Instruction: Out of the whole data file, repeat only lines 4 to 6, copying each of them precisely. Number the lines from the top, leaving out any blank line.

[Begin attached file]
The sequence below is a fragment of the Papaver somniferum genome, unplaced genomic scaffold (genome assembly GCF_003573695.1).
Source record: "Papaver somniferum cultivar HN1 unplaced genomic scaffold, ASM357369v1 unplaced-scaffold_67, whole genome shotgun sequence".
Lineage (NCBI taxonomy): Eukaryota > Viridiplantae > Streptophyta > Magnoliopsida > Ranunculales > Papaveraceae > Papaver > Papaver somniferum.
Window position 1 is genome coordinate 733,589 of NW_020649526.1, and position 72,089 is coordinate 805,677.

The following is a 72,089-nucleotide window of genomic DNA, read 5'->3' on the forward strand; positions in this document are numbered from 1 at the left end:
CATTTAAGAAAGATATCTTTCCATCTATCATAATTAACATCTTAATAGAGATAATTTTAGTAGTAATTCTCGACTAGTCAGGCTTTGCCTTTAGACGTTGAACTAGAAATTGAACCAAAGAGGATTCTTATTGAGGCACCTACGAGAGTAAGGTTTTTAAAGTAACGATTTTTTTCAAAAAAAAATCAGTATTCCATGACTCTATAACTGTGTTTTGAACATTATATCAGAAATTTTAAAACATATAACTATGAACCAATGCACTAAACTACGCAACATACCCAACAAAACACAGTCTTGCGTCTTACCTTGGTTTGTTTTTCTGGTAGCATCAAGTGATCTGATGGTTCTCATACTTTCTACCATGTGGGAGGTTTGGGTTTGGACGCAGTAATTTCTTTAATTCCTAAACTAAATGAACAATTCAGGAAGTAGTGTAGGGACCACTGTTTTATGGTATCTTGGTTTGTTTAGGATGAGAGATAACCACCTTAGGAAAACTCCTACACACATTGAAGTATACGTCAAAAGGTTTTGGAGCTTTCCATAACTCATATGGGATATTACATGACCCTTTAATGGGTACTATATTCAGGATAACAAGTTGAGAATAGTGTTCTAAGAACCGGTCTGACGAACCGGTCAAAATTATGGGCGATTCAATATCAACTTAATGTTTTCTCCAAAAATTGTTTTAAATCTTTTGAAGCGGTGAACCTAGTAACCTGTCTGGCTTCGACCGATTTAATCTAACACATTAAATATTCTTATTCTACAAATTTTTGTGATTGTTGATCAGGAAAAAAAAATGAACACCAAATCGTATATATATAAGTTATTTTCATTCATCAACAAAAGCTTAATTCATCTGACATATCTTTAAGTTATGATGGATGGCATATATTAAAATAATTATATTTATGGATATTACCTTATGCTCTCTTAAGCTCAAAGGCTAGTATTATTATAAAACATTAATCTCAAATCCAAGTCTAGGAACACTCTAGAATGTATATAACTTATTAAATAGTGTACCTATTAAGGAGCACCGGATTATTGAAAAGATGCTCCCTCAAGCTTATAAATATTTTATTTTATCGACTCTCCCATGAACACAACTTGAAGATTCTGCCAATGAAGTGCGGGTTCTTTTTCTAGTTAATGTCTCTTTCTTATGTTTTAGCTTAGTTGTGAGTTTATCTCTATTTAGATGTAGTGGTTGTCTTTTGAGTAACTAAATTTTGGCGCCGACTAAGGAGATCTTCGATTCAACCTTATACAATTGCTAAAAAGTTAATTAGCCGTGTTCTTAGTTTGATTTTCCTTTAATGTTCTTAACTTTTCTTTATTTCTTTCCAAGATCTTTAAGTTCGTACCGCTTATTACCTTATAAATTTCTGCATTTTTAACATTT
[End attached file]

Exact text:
Window position 1 is genome coordinate 733,589 of NW_020649526.1, and position 72,089 is coordinate 805,677.

The following is a 72,089-nucleotide window of genomic DNA, read 5'->3' on the forward strand; positions in this document are numbered from 1 at the left end:
CATTTAAGAAAGATATCTTTCCATCTATCATAATTAACATCTTAATAGAGATAATTTTAGTAGTAATTCTCGACTAGTCAGGCTTTGCCTTTAGACGTTGAACTAGAAATTGAACCAAAGAGGATTCTTATTGAGGCACCTACGAGAGTAAGGTTTTTAAAGTAACGATTTTTTTCAAAAAAAAATCAGTATTCCATGACTCTATAACTGTGTTTTGAACATTATATCAGAAATTTTAAAACATATAACTATGAACCAATGCACTAAACTACGCAACATACCCAACAAAACACAGTCTTGCGTCTTACCTTGGTTTGTTTTTCTGGTAGCATCAAGTGATCTGATGGTTCTCATACTTTCTACCATGTGGGAGGTTTGGGTTTGGACGCAGTAATTTCTTTAATTCCTAAACTAAATGAACAATTCAGGAAGTAGTGTAGGGACCACTGTTTTATGGTATCTTGGTTTGTTTAGGATGAGAGATAACCACCTTAGGAAAACTCCTACACACATTGAAGTATACGTCAAAAGGTTTTGGAGCTTTCCATAACTCATATGGGATATTACATGACCCTTTAATGGGTACTATATTCAGGATAACAAGTTGAGAATAGTGTTCTAAGAACCGGTCTGACGAACCGGTCAAAATTATGGGCGATTCAATATCAACTTAATGTTTTCTCCAAAAATTGTTTTAAATCTTTTGAAGCGGTGAACCTAGTAACCTGTCTGGCTTCGACCGATTTAATCTAACACATTAAATATTCTTATTCTACAAATTTTTGTGATTGTTGATCAGGAAAAAAAAATGAACACCAAATCGTATATATATAAGTTATTTTCATTCATCAACAAAAGCTTAATTCATCTGACATATCTTTAAGTTATGATGGATGGCATATATTAAAATAATTATATTTATGGATATTACCTTATGCTCTCTTAAGCTCAAAGGCTAGTATTATTATAAAACATTAATCTCAAATCCAAGTCTAGGAACACTCTAGAATGTATATAACTTATTAAATAGTGTACCTATTAAGGAGCACCGGATTATTGAAAAGATGCTCCCTCAAGCTTATAAATATTTTATTTTATCGACTCTCCCATGAACACAACTTGAAGATTCTGCCAATGAAGTGCGGGTTCTTTTTCTAGTTAATGTCTCTTTCTTATGTTTTAGCTTAGTTGTGAGTTTATCTCTATTTAGATGTAGTGGTTGTCTTTTGAGTAACTAAATTTTGGCGCCGACTAAGGAGATCTTCGATTCAACCTTATACAATTGCTAAAAAGTTAATTAGCCGTGTTCTTAGTTTGATTTTCCTTTAATGTTCTTAACTTTTCTTTATTTCTTTCCAAGATCTTTAAGTTCGTACCGCTTATTACCTTATAAATTTCTGCATTTTTAACATTT